Kevin Kelly, in The Improbable is the New Normal, an article on how the internet increasingly exposes us to massive quantities of impossible and improbable events, explores how that may affect our culture.
Every minute a new impossible thing is uploaded to the internet and that improbable event becomes just one of hundreds of extraordinary events that we’ll see or hear about today. The internet is like a lens which focuses the extraordinary into a beam, and that beam has become our illumination. It compresses the unlikely into a small viewable band of everyday-ness. As long as we are online – which is almost all day many days — we are illuminated by this compressed extraordinariness. It is the new normal.
That light of super-ness changes us. We no longer want mere presentations, we want the best, greatest, the most extraordinary presenters alive, as in TED. We don’t want to watch people playing games, we want to watch the highlights of the highlights, the most amazing moves, catches, runs, shots, and kicks, each one more remarkable and improbable than the other.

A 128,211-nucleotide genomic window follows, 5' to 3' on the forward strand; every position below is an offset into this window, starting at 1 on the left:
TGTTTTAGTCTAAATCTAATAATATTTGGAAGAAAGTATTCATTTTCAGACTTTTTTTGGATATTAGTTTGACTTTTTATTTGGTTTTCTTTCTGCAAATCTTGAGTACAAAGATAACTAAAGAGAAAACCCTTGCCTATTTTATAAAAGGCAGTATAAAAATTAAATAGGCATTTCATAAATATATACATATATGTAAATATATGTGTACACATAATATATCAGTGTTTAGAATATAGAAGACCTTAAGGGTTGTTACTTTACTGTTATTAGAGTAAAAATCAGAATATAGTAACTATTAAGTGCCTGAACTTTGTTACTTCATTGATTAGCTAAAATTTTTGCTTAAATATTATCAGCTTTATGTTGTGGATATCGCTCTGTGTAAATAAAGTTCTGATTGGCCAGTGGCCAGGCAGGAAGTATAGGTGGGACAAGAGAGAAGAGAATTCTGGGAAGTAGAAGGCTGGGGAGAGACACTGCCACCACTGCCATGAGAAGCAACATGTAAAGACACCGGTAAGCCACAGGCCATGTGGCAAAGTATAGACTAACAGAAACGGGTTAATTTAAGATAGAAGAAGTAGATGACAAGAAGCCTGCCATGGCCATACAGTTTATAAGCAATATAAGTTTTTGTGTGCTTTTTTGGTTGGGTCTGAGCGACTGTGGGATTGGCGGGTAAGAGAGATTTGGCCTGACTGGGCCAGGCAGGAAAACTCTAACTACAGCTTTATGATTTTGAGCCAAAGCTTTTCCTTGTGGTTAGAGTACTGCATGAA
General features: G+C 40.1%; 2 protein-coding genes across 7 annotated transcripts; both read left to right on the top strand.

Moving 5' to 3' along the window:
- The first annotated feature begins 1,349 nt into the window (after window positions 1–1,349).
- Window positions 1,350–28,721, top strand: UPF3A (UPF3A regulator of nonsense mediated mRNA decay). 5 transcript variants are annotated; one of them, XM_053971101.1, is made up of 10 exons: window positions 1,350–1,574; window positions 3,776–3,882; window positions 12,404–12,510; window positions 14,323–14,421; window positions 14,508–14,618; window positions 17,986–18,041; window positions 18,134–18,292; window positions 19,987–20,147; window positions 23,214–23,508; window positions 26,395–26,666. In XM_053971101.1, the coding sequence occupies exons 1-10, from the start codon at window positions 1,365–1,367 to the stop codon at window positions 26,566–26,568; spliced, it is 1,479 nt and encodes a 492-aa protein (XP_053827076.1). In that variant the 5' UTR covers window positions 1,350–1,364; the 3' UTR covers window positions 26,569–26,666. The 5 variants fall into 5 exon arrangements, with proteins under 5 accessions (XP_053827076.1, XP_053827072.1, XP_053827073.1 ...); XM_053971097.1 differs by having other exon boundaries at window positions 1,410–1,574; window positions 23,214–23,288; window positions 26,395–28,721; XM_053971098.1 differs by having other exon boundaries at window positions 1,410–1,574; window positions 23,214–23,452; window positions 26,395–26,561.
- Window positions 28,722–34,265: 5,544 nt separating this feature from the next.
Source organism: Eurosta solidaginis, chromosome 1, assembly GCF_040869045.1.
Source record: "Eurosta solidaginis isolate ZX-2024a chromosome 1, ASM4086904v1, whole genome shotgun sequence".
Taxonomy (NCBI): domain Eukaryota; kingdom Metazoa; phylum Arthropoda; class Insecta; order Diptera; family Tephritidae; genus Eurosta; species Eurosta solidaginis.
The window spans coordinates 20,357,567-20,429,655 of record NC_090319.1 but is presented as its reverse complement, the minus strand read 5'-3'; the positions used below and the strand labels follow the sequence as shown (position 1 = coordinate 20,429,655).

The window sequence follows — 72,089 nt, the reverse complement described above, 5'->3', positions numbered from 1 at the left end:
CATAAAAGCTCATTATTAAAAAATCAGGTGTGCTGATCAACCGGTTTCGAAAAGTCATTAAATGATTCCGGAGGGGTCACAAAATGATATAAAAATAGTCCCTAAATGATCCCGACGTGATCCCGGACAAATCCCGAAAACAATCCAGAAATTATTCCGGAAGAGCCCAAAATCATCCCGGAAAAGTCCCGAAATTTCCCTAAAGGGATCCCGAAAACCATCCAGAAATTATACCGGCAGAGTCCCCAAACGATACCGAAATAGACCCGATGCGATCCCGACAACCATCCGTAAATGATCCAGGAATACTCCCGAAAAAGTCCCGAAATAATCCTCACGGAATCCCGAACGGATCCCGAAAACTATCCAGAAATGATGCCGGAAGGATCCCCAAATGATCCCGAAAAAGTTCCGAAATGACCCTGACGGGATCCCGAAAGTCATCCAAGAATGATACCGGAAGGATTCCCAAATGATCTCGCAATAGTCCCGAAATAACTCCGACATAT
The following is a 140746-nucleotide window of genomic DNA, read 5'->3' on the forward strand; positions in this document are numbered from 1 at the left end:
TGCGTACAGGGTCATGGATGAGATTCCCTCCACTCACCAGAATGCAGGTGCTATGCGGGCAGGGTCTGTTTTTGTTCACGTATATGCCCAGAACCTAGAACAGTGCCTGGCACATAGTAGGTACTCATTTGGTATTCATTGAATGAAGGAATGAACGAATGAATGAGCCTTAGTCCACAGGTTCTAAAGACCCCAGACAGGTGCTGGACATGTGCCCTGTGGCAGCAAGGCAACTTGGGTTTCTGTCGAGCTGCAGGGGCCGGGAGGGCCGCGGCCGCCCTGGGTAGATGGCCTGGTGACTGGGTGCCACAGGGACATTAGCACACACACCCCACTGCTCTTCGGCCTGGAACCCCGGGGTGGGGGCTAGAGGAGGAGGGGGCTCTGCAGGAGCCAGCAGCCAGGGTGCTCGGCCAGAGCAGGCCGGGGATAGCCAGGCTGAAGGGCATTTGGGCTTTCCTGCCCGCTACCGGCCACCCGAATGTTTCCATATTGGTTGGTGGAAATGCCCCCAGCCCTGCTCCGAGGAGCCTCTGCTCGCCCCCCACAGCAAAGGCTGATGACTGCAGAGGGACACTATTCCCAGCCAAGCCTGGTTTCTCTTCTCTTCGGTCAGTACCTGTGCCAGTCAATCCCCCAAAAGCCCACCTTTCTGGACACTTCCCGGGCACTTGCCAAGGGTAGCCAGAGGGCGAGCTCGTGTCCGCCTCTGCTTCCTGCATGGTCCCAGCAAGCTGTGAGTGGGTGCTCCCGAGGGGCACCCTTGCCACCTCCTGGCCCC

We are also exposed to the greatest range of human experience, the heaviest person, shortest midgets, longest mustache — the entire universe of superlatives! Superlatives were once rare — by definition — but now we see multiple videos of superlatives all day long, and they seem normal. Humans have always treasured drawings and photos of the weird extremes of humanity (early National Geographics), but there is an intimacy about watching these extremities on video on our phones while we wait at the dentist. They are now much realer, and they fill our heads.
This reminds me of walking through the Louvre. Because there are so many amazing things to see, amazing becomes ordinary. Context is everything. In another environment, some of the less amazing pieces in the Louvre become the extraordinary ones. Yet in the Louvre they are ordinary. When everything is amazing you’re overwhelmed. To stand out you need to be extraordinary.